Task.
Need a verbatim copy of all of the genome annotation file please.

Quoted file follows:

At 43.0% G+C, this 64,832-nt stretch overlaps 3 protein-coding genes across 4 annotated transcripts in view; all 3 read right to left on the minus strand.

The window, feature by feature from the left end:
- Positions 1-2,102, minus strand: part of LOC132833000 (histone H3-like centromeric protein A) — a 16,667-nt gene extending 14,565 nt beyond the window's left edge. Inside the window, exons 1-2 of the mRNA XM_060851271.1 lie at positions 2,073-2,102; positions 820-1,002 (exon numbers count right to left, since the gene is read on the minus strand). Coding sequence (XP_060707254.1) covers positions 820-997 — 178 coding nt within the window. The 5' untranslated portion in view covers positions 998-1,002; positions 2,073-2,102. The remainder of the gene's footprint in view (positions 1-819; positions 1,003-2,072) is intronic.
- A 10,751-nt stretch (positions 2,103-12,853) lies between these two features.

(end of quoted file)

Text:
At 43.0% G+C, this 64,832-nt stretch overlaps 3 protein-coding genes across 4 annotated transcripts in view; all 3 read right to left on the minus strand.

The window, feature by feature from the left end:
- Positions 1-2,102, minus strand: part of LOC132833000 (histone H3-like centromeric protein A) — a 16,667-nt gene extending 14,565 nt beyond the window's left edge. Inside the window, exons 1-2 of the mRNA XM_060851271.1 lie at positions 2,073-2,102; positions 820-1,002 (exon numbers count right to left, since the gene is read on the minus strand). Coding sequence (XP_060707254.1) covers positions 820-997 — 178 coding nt within the window. The 5' untranslated portion in view covers positions 998-1,002; positions 2,073-2,102. The remainder of the gene's footprint in view (positions 1-819; positions 1,003-2,072) is intronic.
- A 10,751-nt stretch (positions 2,103-12,853) lies between these two features.